A musical comedy about a young woman at the onset of her “quarter life crisis,” following her existential journey though the various stages of anxiety in song and dance.

Director’s Statement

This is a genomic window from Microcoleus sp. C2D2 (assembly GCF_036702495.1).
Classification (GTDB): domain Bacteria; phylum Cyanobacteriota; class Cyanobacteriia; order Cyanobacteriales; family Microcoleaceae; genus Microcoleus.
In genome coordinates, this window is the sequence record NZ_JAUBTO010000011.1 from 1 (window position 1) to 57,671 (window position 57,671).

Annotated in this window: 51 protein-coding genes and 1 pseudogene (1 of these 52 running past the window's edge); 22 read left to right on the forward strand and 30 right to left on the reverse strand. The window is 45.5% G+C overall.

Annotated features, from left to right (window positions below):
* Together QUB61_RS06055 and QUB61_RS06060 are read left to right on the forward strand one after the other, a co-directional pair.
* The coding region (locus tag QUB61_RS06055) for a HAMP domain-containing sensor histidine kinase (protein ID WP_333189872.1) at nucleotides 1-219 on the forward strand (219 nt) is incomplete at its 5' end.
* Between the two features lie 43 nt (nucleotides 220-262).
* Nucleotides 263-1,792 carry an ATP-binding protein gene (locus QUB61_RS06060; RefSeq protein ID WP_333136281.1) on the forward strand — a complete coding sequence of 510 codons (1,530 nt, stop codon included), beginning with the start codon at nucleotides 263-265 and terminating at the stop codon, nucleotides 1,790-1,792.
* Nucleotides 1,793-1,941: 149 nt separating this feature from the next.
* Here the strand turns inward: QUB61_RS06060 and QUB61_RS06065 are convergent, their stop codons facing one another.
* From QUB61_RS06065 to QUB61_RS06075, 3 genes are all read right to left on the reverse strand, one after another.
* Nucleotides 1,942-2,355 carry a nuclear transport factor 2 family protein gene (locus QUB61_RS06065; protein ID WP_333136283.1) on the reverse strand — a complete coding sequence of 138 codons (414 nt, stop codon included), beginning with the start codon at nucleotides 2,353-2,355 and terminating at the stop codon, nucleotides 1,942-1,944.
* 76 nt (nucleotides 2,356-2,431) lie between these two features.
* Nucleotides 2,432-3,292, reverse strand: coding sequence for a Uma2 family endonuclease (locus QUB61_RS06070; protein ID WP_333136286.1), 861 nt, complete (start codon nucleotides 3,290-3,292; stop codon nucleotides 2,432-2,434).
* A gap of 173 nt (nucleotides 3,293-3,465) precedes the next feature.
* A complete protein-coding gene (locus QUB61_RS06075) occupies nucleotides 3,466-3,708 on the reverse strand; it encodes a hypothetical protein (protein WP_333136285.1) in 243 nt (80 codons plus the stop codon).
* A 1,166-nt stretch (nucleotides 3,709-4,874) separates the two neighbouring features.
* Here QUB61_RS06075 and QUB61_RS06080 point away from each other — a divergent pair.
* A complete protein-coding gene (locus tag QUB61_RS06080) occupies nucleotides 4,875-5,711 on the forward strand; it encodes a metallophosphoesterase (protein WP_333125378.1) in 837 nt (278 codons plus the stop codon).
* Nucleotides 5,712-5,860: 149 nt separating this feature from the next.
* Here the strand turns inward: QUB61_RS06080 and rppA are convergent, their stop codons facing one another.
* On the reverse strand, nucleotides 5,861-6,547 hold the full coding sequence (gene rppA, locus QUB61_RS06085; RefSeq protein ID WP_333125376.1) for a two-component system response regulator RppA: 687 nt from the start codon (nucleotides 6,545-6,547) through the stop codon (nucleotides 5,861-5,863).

I don’t understand why we go through a “quarter-life crisis.” It’s not a thing. It’s not like getting your license, or turning 21. You don’t prepare for it. Our parents never went through it—they were married with a mortgage by 25. So why does everyone in my generation (myself included) freak out at the idea of becoming an adult? Are we truly that unprepared for the real world? Or is it all in our heads? I think there’s something hilarious about this notion, and its relation to anxiety. We stress and stress and procrastinate having to deal with these responsibilities, and that gets bottled up in the form of paralyzing anxiety: we’ll watch Netflix, eat comfort food, and pray that it will all just go away. Well it does, until that bottle overflows. I suffered my first anxiety attack during my second year at Columbia University’s MFA film program. It is a weird experience. One moment, everything is fine. And then it’s not. There’s no transition. It’s just a binary switch that gets flipped. And it’s horrifying: it feels like a heart attack, or at least what one assumes a heart attack to feel like. The weird part however is that despite you’re body’s fight or flight response, your brain stays totally lucid. Calm. “I’m ok!” you shout to yourself from inside your mind, but your body doesn’t listen. It thinks there’s a lion in the back of the room. After the ordeal passes (and you don’t actually die), you’re back to your normal self. And hindsight being 20-20, all you do is criticize yourself for allowing it to happen in the first place. It’s illogical, because everything was fine the whole time. Prior to getting help, I lacked the language to describe it to other people. My parents didn’t understand it, and I think as a society, we’re only just beginning to form the common vernacular to express what anxiety is. That’s why I felt music was the perfect vehicle for this story. Because in music, you can express feelings you can’t otherwise with words.